IAFC Digital Audio Report Due this Summer
Wednesday, May 28, 2008 | Comments

  


By Sandra Wendelken

Testing to determine how digital networks’ audio quality is affected in high-noise firefighting scenarios is complete, although a full report with the results will not be released until this summer. Although the actual data is not yet available, the findings confirm what firefighters have known for several months: Some current digital systems have problems in loud-noise environments.

The tests were conducted during several months by the National Institute of Standards and Technology (NIST) and the Institute for Telecommunication Services (ITS) officials for the International Association of Fire Chiefs (IAFC). The findings, which were released at a May 22 meeting attended by more than 30 people, are currently being vetted by the IAFC’s digital problem working group. The group members will add data analysis and best practices to the final report, said Alan Caldwell, senior advisor for IAFC’s government relations department.

The report includes testing of analog and digital technology with and without background noise comparable to what a firefighter might hear while in a burning building. “We went through a very rigorous process on testing background noise on radio systems,” said D.J. Atkinson, ITS standards expert.

The NIST team, which includes employees from ITS and the Office of Law Enforcement Standards (OLES), worked directly with fire departments and went onsite to get high-quality recordings of typical firefighting noise. The work was funded by the Department of Homeland Security’s (DHS) science and technology (S&T) directorate.

The tests were conducted in two sound booths comparing analog and digital audio in the ITS audio laboratory in Boulder, Colo. The digital tests covered the baseline Project (P25) vocoder and the enhanced vocoder that is available in some P25 Phase 1 radios currently on the market. Public-safety practitioners were involved in the testing.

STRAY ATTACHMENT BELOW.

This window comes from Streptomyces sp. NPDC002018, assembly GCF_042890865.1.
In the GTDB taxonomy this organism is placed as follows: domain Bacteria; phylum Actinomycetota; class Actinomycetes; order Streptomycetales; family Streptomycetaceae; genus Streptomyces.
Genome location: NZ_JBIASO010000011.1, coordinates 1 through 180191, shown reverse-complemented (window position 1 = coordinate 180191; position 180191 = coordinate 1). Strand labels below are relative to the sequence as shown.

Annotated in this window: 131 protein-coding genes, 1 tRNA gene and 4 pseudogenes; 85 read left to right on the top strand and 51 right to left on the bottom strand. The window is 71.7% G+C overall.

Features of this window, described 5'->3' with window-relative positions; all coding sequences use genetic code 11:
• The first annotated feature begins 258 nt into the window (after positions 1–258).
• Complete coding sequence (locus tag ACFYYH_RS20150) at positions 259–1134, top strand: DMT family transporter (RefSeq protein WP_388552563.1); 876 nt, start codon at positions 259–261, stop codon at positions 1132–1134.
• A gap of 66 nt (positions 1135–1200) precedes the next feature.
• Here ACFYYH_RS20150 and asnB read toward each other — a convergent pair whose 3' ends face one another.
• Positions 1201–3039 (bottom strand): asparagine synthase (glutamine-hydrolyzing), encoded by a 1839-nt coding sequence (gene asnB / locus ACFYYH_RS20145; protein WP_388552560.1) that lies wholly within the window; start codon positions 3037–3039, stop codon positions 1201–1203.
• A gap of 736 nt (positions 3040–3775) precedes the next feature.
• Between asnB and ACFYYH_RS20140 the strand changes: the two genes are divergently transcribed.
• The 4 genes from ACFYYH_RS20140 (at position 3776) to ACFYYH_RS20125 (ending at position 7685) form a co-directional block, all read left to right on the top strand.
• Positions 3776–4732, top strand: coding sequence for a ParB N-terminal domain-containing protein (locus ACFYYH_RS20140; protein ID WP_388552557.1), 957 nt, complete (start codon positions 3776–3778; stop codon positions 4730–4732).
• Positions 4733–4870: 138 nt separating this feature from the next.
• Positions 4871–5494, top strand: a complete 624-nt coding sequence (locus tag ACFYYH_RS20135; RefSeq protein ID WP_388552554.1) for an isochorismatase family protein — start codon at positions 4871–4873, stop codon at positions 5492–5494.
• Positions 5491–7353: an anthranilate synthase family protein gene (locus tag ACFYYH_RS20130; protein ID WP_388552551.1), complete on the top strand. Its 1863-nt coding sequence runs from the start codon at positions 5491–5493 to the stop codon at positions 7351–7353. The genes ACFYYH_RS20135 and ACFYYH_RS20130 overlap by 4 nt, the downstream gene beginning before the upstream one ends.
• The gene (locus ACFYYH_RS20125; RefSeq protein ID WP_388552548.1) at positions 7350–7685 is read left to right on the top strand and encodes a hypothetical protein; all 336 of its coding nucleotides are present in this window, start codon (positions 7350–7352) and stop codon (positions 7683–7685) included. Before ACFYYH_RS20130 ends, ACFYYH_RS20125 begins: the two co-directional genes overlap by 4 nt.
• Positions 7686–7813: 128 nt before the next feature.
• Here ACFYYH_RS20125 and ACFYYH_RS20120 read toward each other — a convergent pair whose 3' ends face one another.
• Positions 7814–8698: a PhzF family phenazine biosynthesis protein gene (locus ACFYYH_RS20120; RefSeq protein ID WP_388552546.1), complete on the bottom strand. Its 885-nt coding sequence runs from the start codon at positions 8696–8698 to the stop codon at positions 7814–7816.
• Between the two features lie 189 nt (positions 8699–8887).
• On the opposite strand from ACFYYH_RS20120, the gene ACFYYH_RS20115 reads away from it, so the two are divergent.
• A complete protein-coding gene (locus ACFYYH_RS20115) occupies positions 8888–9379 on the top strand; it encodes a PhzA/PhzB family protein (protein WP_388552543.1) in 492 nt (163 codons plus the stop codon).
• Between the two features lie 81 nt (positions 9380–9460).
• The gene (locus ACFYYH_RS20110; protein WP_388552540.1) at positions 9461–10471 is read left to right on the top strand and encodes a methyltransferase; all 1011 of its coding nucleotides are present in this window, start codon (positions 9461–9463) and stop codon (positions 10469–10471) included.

The testing conformed to No. 1981 standards from National Fire Protection Association (NFPA). Head-and-torso simulators spoke into radios in sound booths, and speakers generated background noise to measure fireground situations. People listening to the audio selected the best word from a list of six, eventually producing an intelligibility score. The tests excluded all other communications factors, such as coverage, fading and command-and-control issues.

The work began after several fire departments in early 2007 noticed that their digital radio traffic wasn’t intelligible when the transmitting radio was near certain background noise caused by normal fireground operations. IAFC established a working group, representing the major fire service organizations, law enforcement, radio manufacturers, and fire apparatus and equipment manufacturers, to study the problem.

In May 2007, the working group members reviewed preliminary testing that had been performed under an IAFC-developed protocol. “It was clear a significant problem existed,” Caldwell said.

Specific analysis and operations recommendations will be released with the full data, but it is likely IAFC will recommend operational changes for firefighters using digital networks. In addition, the testing was performed in a firefighter environment, and comparing the findings to other high-noise, public-safety communications scenarios isn’t possible, said Dereck Orr, program manager for public-safety communications standards with NIST/OLES. “From our standpoint, we don’t want to extrapolate,” he said. “These were very specific situations to fireground communications. What does this mean in a stadium or nightclub? We don’t want to make those assumptions for others.”

The final report will only use official, verifiable data, Caldwell said. He noted the group’s goal is to resolve the problem through technology and best practices with the assistance of NIST and the manufacturing community.

MissionCritical Communications surveyed its readers involved in firefighting communications. Click here for the results of the reader survey.


A head-and-torso simulator in a sound booth at the Institute of Telecommunication Services (ITS) audio laboratory in Boulder, Colo. Photo by Sandra Wendelken


Sandra Wendelken is editor of MissionCritical Communications. E-mail comments to swendelken@RRMediaGroup.com.



 
 
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